Link generator

How to help Haiti’s hospital after gangs stole its generator

Moved by Haiti’s latest tragedy, the closure of a hospital after a gang of kidnappers stole its brand new generator, readers of the Miami Herald demanded an update – and how they can help Sainte Croix de Léogâne to keep its lights on and its doors open.

The Rev. Jn Michelin St. Louis, director of the hospital, said the $38,000, 120-kilowatt generator remains in the hands of gang members and the 90-bed hospital south of Port-au- Prince has not accepted any new patients since Thursday. This includes pregnant women who make up the majority of hospital patients and babies requiring neonatal care.

“We have rooms that are currently empty and closed,” St. Louis said. “We still have an electricity problem and if we accept patients, we will no longer have electricity. This is why we are not accepting any new patients.

On Wednesday, kidnapping gangs an hour east in the Port-au-Prince neighborhood of Martissant hijacked the hospital’s delivery truck with its two drivers and a newly purchased – and still unpaid – generator. -, forcing the hospital management to close their doors.

It was the latest hurdle besetting the hospital, which is run by the Episcopal Church and supported by the Medical Benevolence Foundation, a US-based 501-C-3 charity. The charity’s CEO, E. Andrew Mayo, aka MBF has been a partner of the hospital since its inception and provides the majority of its external funding each year. MBF has a budget of about $60,000 this year for the hospital to help provide services to NICU, pediatric and C-section patients who cannot pay.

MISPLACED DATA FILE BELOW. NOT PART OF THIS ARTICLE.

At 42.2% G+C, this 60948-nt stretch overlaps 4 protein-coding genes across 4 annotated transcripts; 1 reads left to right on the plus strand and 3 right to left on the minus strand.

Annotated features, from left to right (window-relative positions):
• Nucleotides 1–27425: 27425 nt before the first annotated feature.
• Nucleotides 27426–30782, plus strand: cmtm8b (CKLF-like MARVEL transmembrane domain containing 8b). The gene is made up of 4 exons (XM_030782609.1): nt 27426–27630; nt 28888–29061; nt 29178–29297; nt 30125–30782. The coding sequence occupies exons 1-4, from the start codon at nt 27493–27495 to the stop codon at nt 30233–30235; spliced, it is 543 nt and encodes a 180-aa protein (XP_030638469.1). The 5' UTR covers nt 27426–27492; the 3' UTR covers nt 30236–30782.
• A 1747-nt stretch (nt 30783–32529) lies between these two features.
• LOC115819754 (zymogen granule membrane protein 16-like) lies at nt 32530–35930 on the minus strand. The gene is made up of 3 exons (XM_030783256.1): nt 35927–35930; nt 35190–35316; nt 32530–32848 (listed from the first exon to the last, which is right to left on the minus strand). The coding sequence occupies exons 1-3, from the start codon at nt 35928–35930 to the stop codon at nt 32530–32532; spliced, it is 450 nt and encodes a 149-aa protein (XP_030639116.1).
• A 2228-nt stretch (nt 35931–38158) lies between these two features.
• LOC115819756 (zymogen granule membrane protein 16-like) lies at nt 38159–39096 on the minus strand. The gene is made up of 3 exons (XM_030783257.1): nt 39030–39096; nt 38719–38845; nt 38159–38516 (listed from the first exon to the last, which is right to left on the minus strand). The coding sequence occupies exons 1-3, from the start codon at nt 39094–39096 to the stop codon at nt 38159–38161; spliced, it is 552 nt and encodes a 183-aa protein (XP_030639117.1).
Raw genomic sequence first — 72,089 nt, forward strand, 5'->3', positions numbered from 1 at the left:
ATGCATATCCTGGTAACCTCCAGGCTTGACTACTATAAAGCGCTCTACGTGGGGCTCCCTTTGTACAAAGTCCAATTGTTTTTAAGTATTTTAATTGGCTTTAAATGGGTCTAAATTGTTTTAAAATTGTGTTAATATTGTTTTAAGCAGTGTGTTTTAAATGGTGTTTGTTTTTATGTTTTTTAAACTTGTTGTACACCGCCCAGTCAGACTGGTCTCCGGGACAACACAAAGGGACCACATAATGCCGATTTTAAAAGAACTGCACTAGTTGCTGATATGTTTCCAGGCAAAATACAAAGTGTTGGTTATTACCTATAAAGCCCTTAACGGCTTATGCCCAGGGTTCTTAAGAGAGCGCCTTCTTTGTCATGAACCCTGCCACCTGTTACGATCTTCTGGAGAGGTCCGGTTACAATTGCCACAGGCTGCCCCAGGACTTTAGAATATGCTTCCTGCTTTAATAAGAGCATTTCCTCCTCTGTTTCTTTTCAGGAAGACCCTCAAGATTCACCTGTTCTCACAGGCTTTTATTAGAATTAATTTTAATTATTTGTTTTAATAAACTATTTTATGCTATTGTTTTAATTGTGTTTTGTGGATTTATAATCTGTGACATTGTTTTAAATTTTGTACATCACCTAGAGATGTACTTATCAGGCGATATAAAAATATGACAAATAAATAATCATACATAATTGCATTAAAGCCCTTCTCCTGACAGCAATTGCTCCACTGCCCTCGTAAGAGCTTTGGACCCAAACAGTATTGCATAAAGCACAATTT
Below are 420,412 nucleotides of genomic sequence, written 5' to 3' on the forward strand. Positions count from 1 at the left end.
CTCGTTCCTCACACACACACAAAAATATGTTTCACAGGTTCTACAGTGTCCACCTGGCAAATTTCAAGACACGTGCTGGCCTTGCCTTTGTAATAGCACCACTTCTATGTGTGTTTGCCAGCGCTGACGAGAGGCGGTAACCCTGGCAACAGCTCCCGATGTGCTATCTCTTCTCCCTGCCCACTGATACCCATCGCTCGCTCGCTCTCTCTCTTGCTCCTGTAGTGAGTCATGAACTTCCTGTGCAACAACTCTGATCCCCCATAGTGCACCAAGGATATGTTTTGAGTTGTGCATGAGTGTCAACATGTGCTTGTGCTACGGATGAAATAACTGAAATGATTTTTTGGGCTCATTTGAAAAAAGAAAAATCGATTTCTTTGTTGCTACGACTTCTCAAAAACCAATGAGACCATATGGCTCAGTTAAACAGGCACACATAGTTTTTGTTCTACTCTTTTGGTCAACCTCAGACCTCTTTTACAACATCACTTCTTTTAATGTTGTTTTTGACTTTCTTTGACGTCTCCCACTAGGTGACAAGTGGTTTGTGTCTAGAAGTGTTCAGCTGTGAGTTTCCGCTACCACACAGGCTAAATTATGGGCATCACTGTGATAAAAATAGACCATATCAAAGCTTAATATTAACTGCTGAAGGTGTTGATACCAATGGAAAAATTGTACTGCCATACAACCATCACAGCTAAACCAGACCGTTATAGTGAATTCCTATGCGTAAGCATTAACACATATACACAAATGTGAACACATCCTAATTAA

He also has a solar power project underway, thanks to a small group of Massachusetts donors. However, the initial two panels are simply not large enough to keep all the lights on all night and currently only serve the newborn’s bedroom.

“Our biggest priority is to help the hospital become more self-sufficient, however, the past two years have simply been in ‘relief mode’ caused by the political unrest and the recent earthquake,” Mayo said.

Mayo said the hospital’s 200 dedicated staff, including 25 doctors and 65 nurses, “continued to work every day, even when going to work means risking their lives for the kidnappers.”

“They worked all night with just their cell phones,” he said.

Mayo said the donated funds will be used to help the hospital pay off the $38,000 debt it incurred to purchase the stolen generator. It is the immediate and short-term emergency relief solution. They can then buy a new generator, which will be delivered to the hospital under police escort — this time.

“Any additional donations received not applied to the generator will be applied to the solar power project. We have arranged this so that it can be expanded in phases as money becomes available,” Mayo said.

People wishing to donate to Hôpital Sainte-Croix can do so online at MBF.net or medicalmission.org. Donors should note that the funds are intended for the HSC. More details about the hospital can be found at https://medicalmission.org/hopital-ste-croix-hsc/

Donations can also be made by mail: MBF, 9555 West Sam Houston Parkway S. Suite 170, Houston, TX 77099.

Jacqueline Charles has reported on Haiti and the English-speaking Caribbean for the Miami Herald for over a decade. A Pulitzer Prize finalist for her coverage of the 2010 Haiti earthquake, she received the 2018 Maria Moors Cabot Prize, the most prestigious award for coverage of the Americas.